Last summer, I got into a conversation about books with an acquaintance who, while a reader, is not even remotely connected to the publishing business. “Where do you get your books?” I asked him. He looked surprised. “Amazon,” he said. “Doesn’t everybody?”

Statistics suggest that the online retailer accounts for more than 10% of the book retailing business (slightly higher for certain kinds of books, such as business titles), and the Seattle-based company, like all ambitious businesses, wants to expand. The announcement last week that it would directly sell POD titles only if they’re printed through its own BookSurge subsidiary—making it more expensive to use outside firms such as Ingram’s Lightning Source—is clearly a step in that direction. And while on the surface this news seems like a nonissue for most big publishers who use print-on-demand only sparingly, it could be huge for the “little guy” and for such outfits as iUniverse and Xlibris, who print virtually all of their books that way. Because Amazon is aiming to be a one-stop POD shop, won’t most publishers simply place their POD titles with Amazon? And won’t that mean Lightning and other POD printers will see their businesses slide?

The probable answers—yes, and yes—have many book folk very concerned. Like Barnes & Noble’s rumored interest in buying Borders, it suggests that the book retailing industry will contract even further and that Amazon, like B&N, is simply logging more steps on what literary agent and longtime e-book proponent Richard Curtis calls its “march to monopoly.” At first, I didn’t get it. How many books are we talking about here? How many units? Isn’t this still a tiny percentage of the overall book business?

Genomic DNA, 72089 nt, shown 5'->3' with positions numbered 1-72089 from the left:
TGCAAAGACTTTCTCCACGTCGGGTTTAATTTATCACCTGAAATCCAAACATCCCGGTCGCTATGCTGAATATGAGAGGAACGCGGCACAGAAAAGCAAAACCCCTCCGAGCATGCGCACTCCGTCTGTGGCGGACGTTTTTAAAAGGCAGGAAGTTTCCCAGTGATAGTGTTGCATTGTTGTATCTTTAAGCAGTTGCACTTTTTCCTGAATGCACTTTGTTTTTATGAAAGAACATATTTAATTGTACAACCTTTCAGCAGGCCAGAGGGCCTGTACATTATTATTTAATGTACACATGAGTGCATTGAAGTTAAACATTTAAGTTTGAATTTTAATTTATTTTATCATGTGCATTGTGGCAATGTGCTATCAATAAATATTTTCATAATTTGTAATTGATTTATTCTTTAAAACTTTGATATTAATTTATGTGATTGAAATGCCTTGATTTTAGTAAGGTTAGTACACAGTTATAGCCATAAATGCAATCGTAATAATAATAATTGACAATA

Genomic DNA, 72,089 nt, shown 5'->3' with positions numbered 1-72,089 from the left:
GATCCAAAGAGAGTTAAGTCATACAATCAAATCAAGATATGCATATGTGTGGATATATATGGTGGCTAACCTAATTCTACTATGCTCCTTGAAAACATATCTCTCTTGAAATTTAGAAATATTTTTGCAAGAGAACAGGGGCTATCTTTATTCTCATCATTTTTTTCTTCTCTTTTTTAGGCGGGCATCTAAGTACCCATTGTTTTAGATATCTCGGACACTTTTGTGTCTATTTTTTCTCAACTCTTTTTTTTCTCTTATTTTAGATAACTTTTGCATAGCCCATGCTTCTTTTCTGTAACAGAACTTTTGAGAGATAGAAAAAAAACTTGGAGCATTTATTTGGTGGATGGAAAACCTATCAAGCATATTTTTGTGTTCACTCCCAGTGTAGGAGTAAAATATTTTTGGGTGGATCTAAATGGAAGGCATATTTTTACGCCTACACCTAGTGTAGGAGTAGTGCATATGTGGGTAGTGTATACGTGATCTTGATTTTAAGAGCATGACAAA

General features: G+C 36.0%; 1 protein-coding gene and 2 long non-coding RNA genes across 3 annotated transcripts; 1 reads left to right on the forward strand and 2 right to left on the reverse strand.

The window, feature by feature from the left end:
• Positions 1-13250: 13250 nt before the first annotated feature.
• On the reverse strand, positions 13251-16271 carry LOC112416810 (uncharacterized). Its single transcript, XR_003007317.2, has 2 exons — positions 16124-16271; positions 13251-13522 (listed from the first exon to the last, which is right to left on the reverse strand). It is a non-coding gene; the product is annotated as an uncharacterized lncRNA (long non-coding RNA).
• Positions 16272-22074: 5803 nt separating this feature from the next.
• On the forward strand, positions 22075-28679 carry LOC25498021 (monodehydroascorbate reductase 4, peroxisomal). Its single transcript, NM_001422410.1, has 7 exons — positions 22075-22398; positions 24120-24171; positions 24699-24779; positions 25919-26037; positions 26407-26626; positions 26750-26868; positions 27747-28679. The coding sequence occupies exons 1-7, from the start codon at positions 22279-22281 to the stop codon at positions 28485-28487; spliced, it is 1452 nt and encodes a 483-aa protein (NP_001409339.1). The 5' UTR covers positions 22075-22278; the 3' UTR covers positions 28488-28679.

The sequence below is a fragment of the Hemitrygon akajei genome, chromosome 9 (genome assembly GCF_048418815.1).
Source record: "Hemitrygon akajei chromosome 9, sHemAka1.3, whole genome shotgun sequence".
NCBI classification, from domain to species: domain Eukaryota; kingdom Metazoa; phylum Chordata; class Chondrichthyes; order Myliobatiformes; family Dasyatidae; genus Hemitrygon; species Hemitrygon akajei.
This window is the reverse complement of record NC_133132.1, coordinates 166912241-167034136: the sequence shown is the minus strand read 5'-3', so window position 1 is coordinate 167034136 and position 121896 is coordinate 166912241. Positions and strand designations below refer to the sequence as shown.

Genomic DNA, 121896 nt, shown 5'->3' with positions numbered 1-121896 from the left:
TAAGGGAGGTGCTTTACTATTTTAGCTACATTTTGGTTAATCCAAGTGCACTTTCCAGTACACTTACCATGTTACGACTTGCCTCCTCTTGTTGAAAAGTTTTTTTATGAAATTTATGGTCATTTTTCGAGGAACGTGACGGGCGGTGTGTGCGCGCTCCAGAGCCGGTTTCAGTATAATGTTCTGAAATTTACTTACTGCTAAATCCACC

Maybe, but if you believe, as Curtis does and as I am coming to, that in our lifetime most books (even the “big guys”) will be published on demand, you can see the problem. If Amazon has built a cheaper and better mousetrap, we’re all going to get squeezed in it.

So what are publishers, authors and retailers supposed to do? According to some lawyers contacted by PW, there is probably not an antitrust lawsuit here. (Amazon will still sell and ship books printed elsewhere through its Amazon Advantage Program, but it will be more troublesome and expensive for the publishers.) Still, I’m struck by how similar this upset is to that which permeated the business when Barnes & Noble and then the big-box stores became serious book threats in the late ’90s: at that time, the ABA sued to level the playing field. Last week, the Publishers Marketing Association and others called on Amazon to reconsider, for the sake of their livelihoods.

Crying foul is one understandable approach, but it shouldn’t be the only one. (We’re not Bear Stearns; don’t count on a bailout.) There is much that can be done by publishers and other POD outfits. Such as... non-BookSurge printers might offer their clients incentives (in quality, in service) to stay with them; publishers might explore how resources saved by POD can be most creatively reallocated. As Jeff Bezos did a dozen years ago, let’s not just get mad or scared, let’s look for the opportunities hidden inside the threat.

The greatest ideas, after all, are almost always the simplest ones, and they can grow pretty fast. Just ask Bezos.

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